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Rick Renner's High Times, O'Day #41, Sorrento, Maine and Lake Winnipausaki, New Hampshire  

Feb 12, 2010 We tracked down Rick a few days ago as part of our effort to find out about the history of Fred Croft's Flipper, currently in Little Creek/Norfolk, Virginia making her way down the Atlantic Coast. Rick sold #41 to Fred in 2005 after 28 years. He bought her in 1977 from 2 couples who summered in Sorrento, Maine. At that time she was named Quartet.

We are waiting for some pictures of High Times but, pending their arrival we will use one of Flipper - here at Menemsha Pond on Martha Vineyard last summer. Following are Rick's emails edited/consolidated.

Hi Ron

Flipper's first home was Sorrento, Maine. The first owners*** were Michael Huber from Philadelphia, his wife, and 2 others - and with 4 owners - naturally they named her Quartet! They sailed the Maine Coast for 2-3 weeks each year. "Quartet" was stored indoors. When Susie and I bought her for $3000 in 1977, she looked brand new. We named her High Times. I had never sailed before. In fact, I had given my wife "Chapmans Piloting and Seamanship" as her Valentines' Day present. Quartet came complete with everything...life preservers still in plastic wrap. The Arona engine started everytime! wop wop wop! ***Webmaster Note: we have since found out from Caroline Huber that the Hubers bought the boat from a neighbor in New Jersey, George Scott. George was the original owner.

We sailed in Frenchmans Bay. My wife Susie was pregnant so sometimes it was a short sail!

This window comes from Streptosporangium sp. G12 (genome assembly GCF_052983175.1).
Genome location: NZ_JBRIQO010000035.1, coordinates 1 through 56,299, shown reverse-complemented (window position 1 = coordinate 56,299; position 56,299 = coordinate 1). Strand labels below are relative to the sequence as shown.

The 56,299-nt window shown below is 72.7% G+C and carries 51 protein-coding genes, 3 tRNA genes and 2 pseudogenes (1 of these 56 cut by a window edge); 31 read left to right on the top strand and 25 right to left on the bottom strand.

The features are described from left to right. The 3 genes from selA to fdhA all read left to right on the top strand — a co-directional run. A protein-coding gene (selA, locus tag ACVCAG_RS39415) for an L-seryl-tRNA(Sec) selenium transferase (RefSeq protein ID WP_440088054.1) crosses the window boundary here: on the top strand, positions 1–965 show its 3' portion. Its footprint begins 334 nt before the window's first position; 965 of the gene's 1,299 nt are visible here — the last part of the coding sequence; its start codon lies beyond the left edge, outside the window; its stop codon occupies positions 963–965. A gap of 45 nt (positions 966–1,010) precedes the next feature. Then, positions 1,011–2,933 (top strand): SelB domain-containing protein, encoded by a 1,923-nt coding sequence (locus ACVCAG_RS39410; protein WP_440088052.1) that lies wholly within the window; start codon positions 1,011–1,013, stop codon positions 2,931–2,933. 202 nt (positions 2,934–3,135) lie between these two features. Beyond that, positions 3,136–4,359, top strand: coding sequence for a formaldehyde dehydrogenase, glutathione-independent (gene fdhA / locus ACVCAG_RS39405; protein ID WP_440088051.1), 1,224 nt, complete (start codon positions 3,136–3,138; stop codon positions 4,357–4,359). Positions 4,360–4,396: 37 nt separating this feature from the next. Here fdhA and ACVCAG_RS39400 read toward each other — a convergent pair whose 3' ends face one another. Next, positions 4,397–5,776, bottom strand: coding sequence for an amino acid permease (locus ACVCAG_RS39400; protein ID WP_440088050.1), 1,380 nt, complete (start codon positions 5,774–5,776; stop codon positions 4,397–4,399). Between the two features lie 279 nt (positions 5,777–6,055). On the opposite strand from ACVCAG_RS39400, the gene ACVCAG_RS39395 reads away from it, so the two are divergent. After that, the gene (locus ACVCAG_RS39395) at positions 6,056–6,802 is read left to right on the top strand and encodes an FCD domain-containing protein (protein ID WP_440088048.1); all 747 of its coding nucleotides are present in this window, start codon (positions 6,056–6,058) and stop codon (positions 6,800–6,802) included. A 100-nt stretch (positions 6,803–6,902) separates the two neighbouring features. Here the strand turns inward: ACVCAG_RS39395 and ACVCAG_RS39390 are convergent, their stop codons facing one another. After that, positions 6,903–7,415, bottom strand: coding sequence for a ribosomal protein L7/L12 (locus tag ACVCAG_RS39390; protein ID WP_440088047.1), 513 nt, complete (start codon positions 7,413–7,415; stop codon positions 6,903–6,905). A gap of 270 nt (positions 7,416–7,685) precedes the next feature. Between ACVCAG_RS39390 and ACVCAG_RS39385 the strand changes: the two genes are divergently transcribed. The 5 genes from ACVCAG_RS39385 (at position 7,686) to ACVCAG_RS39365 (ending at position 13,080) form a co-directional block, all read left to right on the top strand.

After we had Matthew, (who, incidentally, is the current co-exec producer of 'The Deadliest Catch') we stuck him in the car seat and would keep him in the cockpit.

We moved to New Hampshire in 1981 and took the boat to Fay's Boat Yard in Guilford, NH. She was on Lake Winnipausaki for 20+ years moored off Welch Island (see arial view of the lake and the island) We sold her to Fred Croft in 2005 and the rest is history. The bronze centerboard was great. The sails were original. We had a #1, #2 and #3 genny and a working jib. The main sail would furl around the boom!  I am surprised and excited that someone would have the termerity to sail her down the Coast.

While I had the boat I painted the hull several times, and painted over the name on the transom. Fred named the boat Flipper.

In response to a question about what sailing on Lake Winnipausaki was like, Rick responded

Sailing on the Lake was ridiculous. The wind was always unpredictable and the waves on a bad day were super choppy. The fun part was jumping off the boat to swim and fishing as well. My 2 sons grew up sailing and are better men for it. One day, my neighbor on Welch Island called to see if I was sailing. It was almost hurricane winds. No, I was home in Durham. The boat had left the mooring and sailed itself into the rocks on the opposite side of the Lake (6 miles). Merrill Fay (Fay BoatYard) rescued her by getting several dinks and tieing lines and pulling her off. He commented that any other boat would have sunk, but "High Times", had nothing more than a good bottom sanding. Very Lucky.

Let me know if I can help with other questions.






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